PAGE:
Yury: Makes sense. Thank you.

Rich: So I was a little surprised to see that Maine’s broadband connectivity was heading in the right direction. Because this feels like a major problem that’s been underscored by the pandemic, remote learning, work from home orders. And it’s also something the lack of broadband, especially in Northern Maine, that’s been brought up by several guests on this podcast, as the one thing that they would change if they could to improve the business ecosystem here in Maine. So what are your thoughts on this?

Yellow: The problem with broadband has been incredibly how spotty and frustrating the data still is in terms of not having a clear picture. So in order to compare ourselves to other States, we have to use the FCC – the Federal Communications Commission – data. But that data is outdated and it typically is only looking at folks who have 25MB over 3, has been the accepted standard, 10MB over 3 in some cases used to be the accepted standard. It’s really hard to get a handle on who had a hundred and so on, or a gig.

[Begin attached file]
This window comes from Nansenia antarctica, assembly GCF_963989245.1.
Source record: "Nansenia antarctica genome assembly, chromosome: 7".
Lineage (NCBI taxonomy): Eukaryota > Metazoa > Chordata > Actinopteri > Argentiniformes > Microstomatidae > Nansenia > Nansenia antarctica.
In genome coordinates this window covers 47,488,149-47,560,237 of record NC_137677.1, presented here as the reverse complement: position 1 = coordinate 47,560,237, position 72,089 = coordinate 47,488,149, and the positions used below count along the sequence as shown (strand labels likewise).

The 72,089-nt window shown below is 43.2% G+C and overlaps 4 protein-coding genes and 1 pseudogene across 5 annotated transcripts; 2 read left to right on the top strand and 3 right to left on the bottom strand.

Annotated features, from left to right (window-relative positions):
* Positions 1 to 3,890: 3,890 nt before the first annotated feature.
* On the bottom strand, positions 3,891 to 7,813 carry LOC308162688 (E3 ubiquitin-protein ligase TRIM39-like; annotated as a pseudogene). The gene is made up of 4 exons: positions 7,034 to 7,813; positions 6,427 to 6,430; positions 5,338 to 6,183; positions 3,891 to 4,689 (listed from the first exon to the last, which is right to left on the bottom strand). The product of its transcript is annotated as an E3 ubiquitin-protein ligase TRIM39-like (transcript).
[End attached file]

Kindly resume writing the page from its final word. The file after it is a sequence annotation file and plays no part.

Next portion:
And I think in my own household with two remote workers this spring and a high school and a college student remote learning, 25MB isn’t going to do it. So I think a lot of us have lived through the fact that what we’re measuring isn’t what’s needed. So it’s a little bit frustrating to be able to paint a picture with the data that matches the reality that we all perceive.

That said it’s not always as bad as we perceive. It’s a patchwork quilt. And there are places as I understand, it’s still in downtown Portland and other high density areas, that have far less bandwidth than you would expect. And there are places in rural Maine that due to some committed providers have far more bandwidth than anyone would expect. And so it’s a patchwork quilt, and I think we’ve got to get to the levels that a true home business or a true remote worker would really need to do what we’re doing here on Zoom and to upload the files that make remote work feasible. So what we’re able to track in the report is not that satisfying, to be honest.